Okland is not the first or last Realtor to be murdered – beloved Jacksonville Realtor, Derrick Hartley was gunned down in a road rage incident this month, leaving behind five children. Asheville Realtor, Tina Kessinger was savagely stabbed to death with a screwdriver and tossed into a dumpster. And we’ve lost others – an El Paso Realtor recently died in an ATV accident, a Kentucky Realtor died in a hit and run auto accident, and a Florida Realtor died in a freak accident, falling from a boat. An unnamed Chicago Realtor was recently attacked with a stun gun in what would have been a sexual assault had she not gotten away to call police. The list is far longer, but these recent incidents have scarred the industry.

Okland’s case has always been on the industry’s mind is because it is thought to have happened in conjunction with her career, while she was at work. Potentially similarly to another high-profile case, Beverly Carter’s 2014 murder.

Realtors are often in a vulnerable position, spending time alone in the field, and while Okland’s murder very well could have had nothing to do with her profession and being alone in a model, it is worth considering how your team is educated on the topic of Realtor safety.

The National Association of Realtors offers ample Realtor safety resources and recently launched an alert system, akin to Amber Alerts (read about the Realtor Safety Network and know how to file an incident report).

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Real Estate Brokerage

The game doesn’t matter until you keep score

(BROKERAGE) How you collect feedback can determine whether your service actually improves or not. #science

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Every significant endeavor utilizes measurements and scorekeeping to record activities and progress. The most trivial of human pursuits often involves record keeping and statistical analysis.

While the sales and production side of real estate services are measured in-depth, the service side of the business enjoys less measurement, scorekeeping, and analysis than one might find associated with the performance of a neighborhood Little League team.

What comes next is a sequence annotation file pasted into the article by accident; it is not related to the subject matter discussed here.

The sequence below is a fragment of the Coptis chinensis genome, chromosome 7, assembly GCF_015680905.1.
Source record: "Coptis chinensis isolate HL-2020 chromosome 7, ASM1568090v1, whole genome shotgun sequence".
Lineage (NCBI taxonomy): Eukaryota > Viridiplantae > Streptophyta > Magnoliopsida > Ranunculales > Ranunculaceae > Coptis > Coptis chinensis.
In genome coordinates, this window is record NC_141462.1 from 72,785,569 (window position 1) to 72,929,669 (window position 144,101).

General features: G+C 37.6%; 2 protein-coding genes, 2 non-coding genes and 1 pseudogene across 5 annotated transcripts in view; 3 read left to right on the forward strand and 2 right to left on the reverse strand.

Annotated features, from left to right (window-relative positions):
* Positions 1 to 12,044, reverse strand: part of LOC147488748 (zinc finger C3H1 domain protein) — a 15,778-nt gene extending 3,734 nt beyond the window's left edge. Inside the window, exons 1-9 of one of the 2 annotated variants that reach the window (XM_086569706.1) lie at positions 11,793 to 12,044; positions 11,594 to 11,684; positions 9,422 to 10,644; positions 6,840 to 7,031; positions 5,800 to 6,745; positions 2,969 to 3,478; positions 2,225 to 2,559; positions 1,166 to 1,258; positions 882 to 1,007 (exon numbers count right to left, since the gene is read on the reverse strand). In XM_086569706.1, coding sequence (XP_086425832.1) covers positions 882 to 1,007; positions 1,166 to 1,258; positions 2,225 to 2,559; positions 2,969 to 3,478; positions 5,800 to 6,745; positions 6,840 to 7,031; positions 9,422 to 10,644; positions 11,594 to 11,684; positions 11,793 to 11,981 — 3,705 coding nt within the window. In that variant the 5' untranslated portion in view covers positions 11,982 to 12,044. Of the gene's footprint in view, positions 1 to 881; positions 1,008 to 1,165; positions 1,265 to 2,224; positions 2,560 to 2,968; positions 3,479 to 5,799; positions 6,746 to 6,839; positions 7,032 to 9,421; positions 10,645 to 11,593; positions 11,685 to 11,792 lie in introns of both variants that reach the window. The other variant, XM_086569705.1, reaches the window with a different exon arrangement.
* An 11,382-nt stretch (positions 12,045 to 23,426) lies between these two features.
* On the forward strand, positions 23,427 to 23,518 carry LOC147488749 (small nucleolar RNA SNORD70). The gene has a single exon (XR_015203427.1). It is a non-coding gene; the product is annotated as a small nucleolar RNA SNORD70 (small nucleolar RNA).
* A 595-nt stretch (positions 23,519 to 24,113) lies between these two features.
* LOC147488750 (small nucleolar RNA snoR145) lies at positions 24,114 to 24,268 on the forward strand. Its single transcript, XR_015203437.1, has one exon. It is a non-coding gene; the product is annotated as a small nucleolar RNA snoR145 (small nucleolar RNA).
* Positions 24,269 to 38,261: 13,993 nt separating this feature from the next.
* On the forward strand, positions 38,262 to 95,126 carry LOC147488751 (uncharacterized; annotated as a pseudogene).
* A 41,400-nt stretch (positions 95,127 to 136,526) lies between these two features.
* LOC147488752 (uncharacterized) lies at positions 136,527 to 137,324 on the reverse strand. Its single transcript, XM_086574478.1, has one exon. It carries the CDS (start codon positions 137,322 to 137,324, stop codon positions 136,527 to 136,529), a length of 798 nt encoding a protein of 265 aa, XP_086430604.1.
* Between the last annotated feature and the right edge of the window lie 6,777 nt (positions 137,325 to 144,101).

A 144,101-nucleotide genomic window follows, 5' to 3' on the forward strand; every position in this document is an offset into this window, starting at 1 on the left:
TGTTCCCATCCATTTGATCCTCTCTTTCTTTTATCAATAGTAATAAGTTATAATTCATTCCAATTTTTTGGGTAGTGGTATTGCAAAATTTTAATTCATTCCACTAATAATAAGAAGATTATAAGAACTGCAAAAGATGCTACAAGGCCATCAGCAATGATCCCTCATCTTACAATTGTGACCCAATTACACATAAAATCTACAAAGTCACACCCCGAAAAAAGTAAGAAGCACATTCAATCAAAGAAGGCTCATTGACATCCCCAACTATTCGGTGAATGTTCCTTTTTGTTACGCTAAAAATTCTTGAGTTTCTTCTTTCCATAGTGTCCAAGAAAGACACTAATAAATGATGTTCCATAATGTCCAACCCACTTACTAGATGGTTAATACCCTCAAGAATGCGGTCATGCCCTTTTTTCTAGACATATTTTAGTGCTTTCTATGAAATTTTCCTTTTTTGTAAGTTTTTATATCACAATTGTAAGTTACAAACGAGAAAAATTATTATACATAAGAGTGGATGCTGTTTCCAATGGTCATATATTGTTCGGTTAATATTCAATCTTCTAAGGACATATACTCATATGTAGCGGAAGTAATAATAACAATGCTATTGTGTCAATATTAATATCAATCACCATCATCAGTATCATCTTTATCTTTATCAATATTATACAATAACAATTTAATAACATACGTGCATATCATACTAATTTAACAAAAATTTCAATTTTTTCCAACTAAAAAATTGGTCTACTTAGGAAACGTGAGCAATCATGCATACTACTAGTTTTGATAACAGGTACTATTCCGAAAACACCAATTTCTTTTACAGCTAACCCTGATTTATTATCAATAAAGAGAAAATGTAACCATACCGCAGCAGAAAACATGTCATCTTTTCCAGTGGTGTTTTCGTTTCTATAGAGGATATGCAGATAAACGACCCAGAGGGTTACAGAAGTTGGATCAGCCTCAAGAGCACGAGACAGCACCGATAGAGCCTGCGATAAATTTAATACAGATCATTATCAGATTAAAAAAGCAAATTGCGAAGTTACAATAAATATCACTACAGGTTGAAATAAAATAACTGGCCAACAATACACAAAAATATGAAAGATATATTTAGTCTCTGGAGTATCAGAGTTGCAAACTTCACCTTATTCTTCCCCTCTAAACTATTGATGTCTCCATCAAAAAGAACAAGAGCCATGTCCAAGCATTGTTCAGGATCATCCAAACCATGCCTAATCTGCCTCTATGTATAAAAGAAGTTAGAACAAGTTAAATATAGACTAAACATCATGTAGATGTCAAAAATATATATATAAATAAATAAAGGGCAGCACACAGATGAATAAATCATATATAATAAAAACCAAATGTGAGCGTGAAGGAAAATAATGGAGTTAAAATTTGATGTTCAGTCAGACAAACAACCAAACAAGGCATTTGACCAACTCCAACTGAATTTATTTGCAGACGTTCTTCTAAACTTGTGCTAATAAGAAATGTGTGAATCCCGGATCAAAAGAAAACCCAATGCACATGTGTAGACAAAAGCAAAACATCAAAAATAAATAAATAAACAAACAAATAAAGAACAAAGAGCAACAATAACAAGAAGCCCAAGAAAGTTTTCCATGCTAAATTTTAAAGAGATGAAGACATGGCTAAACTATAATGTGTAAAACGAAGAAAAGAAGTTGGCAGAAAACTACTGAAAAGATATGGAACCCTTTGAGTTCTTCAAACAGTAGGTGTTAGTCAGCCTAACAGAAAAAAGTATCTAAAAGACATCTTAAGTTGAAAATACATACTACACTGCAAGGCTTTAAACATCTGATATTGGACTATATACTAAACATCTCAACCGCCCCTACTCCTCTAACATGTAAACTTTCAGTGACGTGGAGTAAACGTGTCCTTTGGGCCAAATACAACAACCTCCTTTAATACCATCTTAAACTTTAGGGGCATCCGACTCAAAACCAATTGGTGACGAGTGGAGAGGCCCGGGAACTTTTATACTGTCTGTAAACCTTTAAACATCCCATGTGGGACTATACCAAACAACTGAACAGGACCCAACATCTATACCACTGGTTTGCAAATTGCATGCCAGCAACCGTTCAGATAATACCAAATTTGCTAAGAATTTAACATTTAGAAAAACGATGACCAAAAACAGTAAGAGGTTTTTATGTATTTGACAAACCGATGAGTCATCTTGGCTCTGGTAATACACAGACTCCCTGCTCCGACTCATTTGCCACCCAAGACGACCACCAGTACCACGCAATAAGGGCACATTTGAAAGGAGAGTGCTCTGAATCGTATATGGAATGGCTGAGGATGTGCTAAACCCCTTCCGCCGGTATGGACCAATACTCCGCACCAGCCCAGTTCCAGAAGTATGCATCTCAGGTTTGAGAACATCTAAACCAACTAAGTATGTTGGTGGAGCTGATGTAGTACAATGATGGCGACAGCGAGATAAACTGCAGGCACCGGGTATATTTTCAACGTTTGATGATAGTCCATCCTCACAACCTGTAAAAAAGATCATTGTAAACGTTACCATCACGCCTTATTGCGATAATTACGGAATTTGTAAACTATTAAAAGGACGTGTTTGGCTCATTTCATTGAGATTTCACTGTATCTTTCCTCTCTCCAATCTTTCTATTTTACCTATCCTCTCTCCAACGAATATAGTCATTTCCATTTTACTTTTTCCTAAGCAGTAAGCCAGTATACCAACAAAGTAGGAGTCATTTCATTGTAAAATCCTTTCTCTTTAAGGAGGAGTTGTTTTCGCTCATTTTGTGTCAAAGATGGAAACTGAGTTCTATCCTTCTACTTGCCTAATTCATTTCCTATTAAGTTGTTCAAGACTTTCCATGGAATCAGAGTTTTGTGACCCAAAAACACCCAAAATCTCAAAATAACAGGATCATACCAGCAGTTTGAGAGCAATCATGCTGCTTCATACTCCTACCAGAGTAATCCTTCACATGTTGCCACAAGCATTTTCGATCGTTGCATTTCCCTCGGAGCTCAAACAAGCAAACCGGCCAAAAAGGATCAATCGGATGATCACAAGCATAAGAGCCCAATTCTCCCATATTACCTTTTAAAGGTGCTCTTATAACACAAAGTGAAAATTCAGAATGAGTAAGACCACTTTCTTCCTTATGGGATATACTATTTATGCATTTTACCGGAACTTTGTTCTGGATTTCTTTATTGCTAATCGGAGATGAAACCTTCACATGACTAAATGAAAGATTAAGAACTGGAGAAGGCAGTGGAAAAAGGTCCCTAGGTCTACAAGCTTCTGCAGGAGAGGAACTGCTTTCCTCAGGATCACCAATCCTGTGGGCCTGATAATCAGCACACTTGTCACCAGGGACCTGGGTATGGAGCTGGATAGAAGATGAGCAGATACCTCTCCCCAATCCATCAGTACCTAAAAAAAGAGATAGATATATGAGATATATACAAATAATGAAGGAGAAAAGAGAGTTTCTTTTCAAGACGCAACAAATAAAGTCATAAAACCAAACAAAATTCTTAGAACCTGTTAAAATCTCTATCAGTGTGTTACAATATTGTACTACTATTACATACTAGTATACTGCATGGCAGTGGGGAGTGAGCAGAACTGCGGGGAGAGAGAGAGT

What does this truly say then about the importance many brokers, owners or managers place on service delivery, customer satisfaction, consistency and service performance?

It’s true that a few organizations do attempt to measure service performance by means of a customer satisfaction survey. Most of these programs are produced and administered internally. The surveys are sent under the company banner and the company tabulates the results.

First, when a customer is asked directly by the professional or the company for performance/satisfaction feedback, that feedback is always more positive than what is obtained by an independent, third-party asking the same questions.

This is known as the halo effect. Consumers are more diplomatic in their response to the person or company that provided the service.

Second, internal service/satisfaction assessment programs typically develop standards and objectives to validate the belief that good service is already being delivered. Thus this positively biased feedback data suits the objectives of the internal program just fine.

It’s just that measurement of those areas of service performance that sellers and buyers feel are important is not taking place.

For those more serious about customer service satisfaction and service performance assessment, there is recognition that the halo effect lessens the value of the data for internal use, and that keeping score of one’s own results has less credibility externally.

Instead, they seek the objectivity and credibility that third party validation of service assessment can provide.